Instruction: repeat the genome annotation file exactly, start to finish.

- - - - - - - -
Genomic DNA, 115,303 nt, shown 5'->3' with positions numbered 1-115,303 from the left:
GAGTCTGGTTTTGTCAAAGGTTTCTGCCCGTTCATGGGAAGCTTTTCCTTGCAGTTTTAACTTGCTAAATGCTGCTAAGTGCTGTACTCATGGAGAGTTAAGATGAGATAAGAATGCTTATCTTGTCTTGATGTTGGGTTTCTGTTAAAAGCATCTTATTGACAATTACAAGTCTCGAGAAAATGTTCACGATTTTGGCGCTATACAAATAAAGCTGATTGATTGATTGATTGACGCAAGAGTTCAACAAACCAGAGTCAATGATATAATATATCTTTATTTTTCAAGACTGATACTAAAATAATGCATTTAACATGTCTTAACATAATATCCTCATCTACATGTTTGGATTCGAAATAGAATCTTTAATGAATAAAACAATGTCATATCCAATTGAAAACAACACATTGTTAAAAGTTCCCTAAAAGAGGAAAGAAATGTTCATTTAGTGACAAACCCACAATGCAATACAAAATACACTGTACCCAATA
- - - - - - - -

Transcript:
Genomic DNA, 115,303 nt, shown 5'->3' with positions numbered 1-115,303 from the left:
GAGTCTGGTTTTGTCAAAGGTTTCTGCCCGTTCATGGGAAGCTTTTCCTTGCAGTTTTAACTTGCTAAATGCTGCTAAGTGCTGTACTCATGGAGAGTTAAGATGAGATAAGAATGCTTATCTTGTCTTGATGTTGGGTTTCTGTTAAAAGCATCTTATTGACAATTACAAGTCTCGAGAAAATGTTCACGATTTTGGCGCTATACAAATAAAGCTGATTGATTGATTGATTGACGCAAGAGTTCAACAAACCAGAGTCAATGATATAATATATCTTTATTTTTCAAGACTGATACTAAAATAATGCATTTAACATGTCTTAACATAATATCCTCATCTACATGTTTGGATTCGAAATAGAATCTTTAATGAATAAAACAATGTCATATCCAATTGAAAACAACACATTGTTAAAAGTTCCCTAAAAGAGGAAAGAAATGTTCATTTAGTGACAAACCCACAATGCAATACAAAATACACTGTACCCAATA